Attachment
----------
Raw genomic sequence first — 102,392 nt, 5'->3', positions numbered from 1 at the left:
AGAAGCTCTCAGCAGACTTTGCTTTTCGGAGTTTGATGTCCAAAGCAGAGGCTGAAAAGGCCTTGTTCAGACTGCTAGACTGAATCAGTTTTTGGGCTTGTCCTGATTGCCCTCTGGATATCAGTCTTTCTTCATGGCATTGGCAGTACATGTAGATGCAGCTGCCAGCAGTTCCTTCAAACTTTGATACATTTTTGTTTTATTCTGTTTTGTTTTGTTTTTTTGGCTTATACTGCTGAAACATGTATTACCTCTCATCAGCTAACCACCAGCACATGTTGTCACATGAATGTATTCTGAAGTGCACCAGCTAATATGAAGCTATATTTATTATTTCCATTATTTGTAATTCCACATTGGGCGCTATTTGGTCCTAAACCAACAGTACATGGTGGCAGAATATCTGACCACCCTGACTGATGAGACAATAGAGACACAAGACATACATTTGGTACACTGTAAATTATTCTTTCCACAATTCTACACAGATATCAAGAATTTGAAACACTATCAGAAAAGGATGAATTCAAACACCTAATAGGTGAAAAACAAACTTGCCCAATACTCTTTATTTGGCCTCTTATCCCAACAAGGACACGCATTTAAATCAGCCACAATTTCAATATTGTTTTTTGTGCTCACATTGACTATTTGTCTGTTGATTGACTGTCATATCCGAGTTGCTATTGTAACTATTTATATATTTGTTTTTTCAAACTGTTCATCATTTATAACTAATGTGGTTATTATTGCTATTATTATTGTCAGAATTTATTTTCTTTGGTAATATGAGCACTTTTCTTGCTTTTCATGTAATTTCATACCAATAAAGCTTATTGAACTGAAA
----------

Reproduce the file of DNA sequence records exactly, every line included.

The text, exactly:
Raw genomic sequence first — 102,392 nt, 5'->3', positions numbered from 1 at the left:
AGAAGCTCTCAGCAGACTTTGCTTTTCGGAGTTTGATGTCCAAAGCAGAGGCTGAAAAGGCCTTGTTCAGACTGCTAGACTGAATCAGTTTTTGGGCTTGTCCTGATTGCCCTCTGGATATCAGTCTTTCTTCATGGCATTGGCAGTACATGTAGATGCAGCTGCCAGCAGTTCCTTCAAACTTTGATACATTTTTGTTTTATTCTGTTTTGTTTTGTTTTTTTGGCTTATACTGCTGAAACATGTATTACCTCTCATCAGCTAACCACCAGCACATGTTGTCACATGAATGTATTCTGAAGTGCACCAGCTAATATGAAGCTATATTTATTATTTCCATTATTTGTAATTCCACATTGGGCGCTATTTGGTCCTAAACCAACAGTACATGGTGGCAGAATATCTGACCACCCTGACTGATGAGACAATAGAGACACAAGACATACATTTGGTACACTGTAAATTATTCTTTCCACAATTCTACACAGATATCAAGAATTTGAAACACTATCAGAAAAGGATGAATTCAAACACCTAATAGGTGAAAAACAAACTTGCCCAATACTCTTTATTTGGCCTCTTATCCCAACAAGGACACGCATTTAAATCAGCCACAATTTCAATATTGTTTTTTGTGCTCACATTGACTATTTGTCTGTTGATTGACTGTCATATCCGAGTTGCTATTGTAACTATTTATATATTTGTTTTTTCAAACTGTTCATCATTTATAACTAATGTGGTTATTATTGCTATTATTATTGTCAGAATTTATTTTCTTTGGTAATATGAGCACTTTTCTTGCTTTTCATGTAATTTCATACCAATAAAGCTTATTGAACTGAAA